Long Way Home pbkI’m delighted to announce that the lovely people at Vintage, to celebrate the release of Eva Dolan’s novel ‘Long Way Home’ in paperback last week, have offered 3 copies of the book as prizes to UK readers of acrimereadersblog. This was an excellent book and a review can be found here.

 

 

If you would like to win a copy all you have to do is answer the three questions below,

1) The founder of which high street pizza chain was born in Peterborough in 1929?

2) At what hotel was Agatha Christie found after her mysterious disappearance in 1926?

3) What session will Eva Dolan be speaking in at the Theakstons Old Peculier Crime Writers Festival 2014?

To be entered into the draw to win a copy of the book email your answers along with your name and address to candic13@yahoo.co.uk. Winners will be picked at random on the 11th July and the details will be passed onto Vintage publishing who will be sending out the prizes.

Keep your eye’s peeled for a Q and A session with Eva Dolan appearing on this blog soon too!

Long Way Home by Eva Dolan

The start of a major new crime series from a CWA Debut Dagger shortlisted author featuring a detective duo from the Peterborough Hate Crimes Unit. A man is burnt alive in a suburban garden shed. DI Zigic and DS Ferreira are called in from the Peterborough Hate Crimes Unit to investigate the murder. Their victim is quickly identified as a migrant worker and a man several people might have had good reason to see dead.

Zigic and Ferreira know all too well the problems that come with dealing with a community that has more reason than most not to trust the police, but when another migrant worker is attacked, tensions rapidly begin to rise as they search for their killer.

is an Essex-based copywriter and intermittently successful poker player.

Shortlisted for the Crime Writers’ Association Dagger for unpublished authors when she

was just a teenager,

Long Way Home is her debut novel and the start of a major new

series. The second instalment will be published in hardback in January 2015.

 

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A dark redemption by Stav Sherez – a review

One of the problems I find with a kindle is that I am much less discerning when it comes to buying books. As those who know me can no doubt testify if I visit a bookshop I take my purchasing of books very seriously. Whilst I tend to buy one or two at a time due to my inability to make a decision, I will carefully consider what I’m buying and then they go in the to be read pile in my room ready to be cracked open when the mood takes me.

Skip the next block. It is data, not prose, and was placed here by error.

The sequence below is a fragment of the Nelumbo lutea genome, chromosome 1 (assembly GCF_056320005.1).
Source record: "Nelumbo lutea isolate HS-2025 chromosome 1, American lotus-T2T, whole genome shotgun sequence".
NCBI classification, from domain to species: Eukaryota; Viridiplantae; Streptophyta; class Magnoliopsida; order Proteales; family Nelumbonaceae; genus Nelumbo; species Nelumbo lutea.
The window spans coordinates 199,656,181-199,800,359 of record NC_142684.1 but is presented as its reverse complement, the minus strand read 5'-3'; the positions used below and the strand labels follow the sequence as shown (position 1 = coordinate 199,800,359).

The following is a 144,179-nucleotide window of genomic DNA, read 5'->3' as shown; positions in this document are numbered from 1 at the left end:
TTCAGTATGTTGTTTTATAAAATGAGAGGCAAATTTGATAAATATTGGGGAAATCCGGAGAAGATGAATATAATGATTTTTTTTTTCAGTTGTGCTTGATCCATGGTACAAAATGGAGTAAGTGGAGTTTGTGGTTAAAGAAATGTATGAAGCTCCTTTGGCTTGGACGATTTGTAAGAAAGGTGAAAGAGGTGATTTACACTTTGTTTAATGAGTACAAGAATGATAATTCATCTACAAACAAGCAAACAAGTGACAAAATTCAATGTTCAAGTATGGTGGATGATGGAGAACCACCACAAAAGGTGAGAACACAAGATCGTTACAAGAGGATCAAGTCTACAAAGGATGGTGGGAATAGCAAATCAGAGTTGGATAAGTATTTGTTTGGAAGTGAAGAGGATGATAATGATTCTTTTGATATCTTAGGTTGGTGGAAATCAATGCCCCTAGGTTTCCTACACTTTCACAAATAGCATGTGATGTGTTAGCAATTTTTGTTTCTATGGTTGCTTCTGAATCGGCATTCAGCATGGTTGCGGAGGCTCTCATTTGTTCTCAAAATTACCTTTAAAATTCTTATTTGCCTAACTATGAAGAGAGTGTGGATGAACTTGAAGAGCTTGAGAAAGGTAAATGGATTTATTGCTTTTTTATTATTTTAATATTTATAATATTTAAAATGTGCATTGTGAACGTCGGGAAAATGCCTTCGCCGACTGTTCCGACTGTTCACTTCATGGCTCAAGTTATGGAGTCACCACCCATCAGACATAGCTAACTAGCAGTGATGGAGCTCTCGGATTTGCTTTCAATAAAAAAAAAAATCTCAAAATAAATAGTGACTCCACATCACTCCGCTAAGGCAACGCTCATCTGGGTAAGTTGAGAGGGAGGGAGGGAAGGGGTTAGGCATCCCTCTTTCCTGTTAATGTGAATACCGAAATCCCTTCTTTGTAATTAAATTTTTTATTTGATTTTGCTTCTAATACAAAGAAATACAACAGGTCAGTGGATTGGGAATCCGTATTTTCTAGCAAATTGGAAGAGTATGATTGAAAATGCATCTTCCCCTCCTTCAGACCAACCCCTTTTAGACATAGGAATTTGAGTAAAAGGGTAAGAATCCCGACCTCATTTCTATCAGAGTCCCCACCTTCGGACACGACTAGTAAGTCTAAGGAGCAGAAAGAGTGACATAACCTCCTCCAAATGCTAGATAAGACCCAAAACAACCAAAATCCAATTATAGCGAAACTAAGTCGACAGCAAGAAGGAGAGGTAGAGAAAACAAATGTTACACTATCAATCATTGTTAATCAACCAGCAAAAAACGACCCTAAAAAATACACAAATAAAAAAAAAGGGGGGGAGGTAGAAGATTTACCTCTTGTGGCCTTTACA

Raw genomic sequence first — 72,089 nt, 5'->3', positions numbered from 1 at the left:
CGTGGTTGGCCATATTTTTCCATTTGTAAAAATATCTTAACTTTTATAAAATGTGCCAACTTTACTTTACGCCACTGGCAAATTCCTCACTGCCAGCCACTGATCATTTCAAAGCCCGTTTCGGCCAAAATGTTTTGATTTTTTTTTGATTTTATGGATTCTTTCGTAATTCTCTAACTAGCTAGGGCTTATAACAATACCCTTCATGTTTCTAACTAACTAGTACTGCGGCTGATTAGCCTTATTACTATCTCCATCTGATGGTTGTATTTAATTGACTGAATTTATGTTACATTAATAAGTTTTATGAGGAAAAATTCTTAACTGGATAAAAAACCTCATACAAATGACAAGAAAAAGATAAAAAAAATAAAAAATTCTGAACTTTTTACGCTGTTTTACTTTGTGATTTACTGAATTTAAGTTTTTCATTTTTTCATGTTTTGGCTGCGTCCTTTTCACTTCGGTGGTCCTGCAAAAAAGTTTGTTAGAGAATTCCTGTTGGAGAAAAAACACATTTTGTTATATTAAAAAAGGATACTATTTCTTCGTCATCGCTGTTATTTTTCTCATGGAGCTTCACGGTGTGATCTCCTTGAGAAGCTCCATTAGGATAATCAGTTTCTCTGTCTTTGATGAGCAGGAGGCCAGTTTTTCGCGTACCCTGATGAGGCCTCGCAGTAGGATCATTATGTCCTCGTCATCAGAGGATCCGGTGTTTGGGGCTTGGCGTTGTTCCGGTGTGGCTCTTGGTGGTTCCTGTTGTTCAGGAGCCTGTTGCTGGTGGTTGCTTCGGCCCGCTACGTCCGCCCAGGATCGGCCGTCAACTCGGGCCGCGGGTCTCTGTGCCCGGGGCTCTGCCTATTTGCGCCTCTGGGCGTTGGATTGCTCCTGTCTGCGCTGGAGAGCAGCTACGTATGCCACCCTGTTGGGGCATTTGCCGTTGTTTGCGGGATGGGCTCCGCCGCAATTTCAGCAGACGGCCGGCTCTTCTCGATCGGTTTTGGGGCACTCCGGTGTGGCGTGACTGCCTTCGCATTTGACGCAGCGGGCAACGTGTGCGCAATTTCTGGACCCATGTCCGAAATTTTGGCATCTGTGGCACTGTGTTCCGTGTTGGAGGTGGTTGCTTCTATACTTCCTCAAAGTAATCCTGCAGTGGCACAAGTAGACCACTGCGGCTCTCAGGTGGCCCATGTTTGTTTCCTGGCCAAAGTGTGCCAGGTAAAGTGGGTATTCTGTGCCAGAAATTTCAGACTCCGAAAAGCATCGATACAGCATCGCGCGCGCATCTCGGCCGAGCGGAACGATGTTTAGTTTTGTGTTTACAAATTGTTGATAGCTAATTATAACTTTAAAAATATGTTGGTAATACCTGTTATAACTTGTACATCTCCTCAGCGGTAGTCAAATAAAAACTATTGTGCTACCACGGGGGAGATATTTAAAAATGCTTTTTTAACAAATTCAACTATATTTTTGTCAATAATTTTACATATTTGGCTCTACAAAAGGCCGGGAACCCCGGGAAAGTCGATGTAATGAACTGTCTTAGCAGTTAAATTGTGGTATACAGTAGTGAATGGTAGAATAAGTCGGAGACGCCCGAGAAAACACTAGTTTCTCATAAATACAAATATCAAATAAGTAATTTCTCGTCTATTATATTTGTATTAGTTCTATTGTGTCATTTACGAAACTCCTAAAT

I have no such problem with kindle buying, I’ll go click happy when I’m browsing Amazon and consequently I have loads of books on there that I buy with the intention of reading and somehow don’t get round to it. This was the case with my latest read, A dark redemption by Stav Sherez. It turns out I actually bought this back in May 2012 and it was only recently rediscovered when I was stocking up my kindle with festival appearance authors.

The book opens with Jack and two of his student friends going on a trip after University. They decide to go to Africa as they want something more interesting than the normal back packing student holiday. Through flashbacks during the book we start to find out happened during this adventure.

Back in the present day Jack Carrigan is a widowed police detective who has a habit of putting his foot in it. He is leading an investigation into the murder of a woman from Uganda whose heart is missing. Geneva Miller has recently been demoted and is given the chance of saving her career by spying on Carrigan and reporting back on his work.

I very much enjoyed this novel which links the atrocities in Uganda with a London based police procedural. The descriptions of both Uganda and London were very atmospheric and I particularly enjoyed the way that some of the history of Uganda was interspersed throughout the story without it feeling like you were being lectured at.

The two main characters were both reasonably likeable and I thought the characters backgrounds were really well entwined throughout but without detracting from the main thread of the novel which can sometimes happen in the first of a series.

I’ve seen Stav Sherez around at the festival but I don’t think I’ve heard him talk before so he is going to be a new one for me. He’s talking in a session titled Keeping it Real about the responsibilities that come with basing stories on events in real life so it will be interesting to hear him speak. It also goes to show that it’s always worth checking what’s already on my kindle in case there are other hidden gems like this one that I might have missed.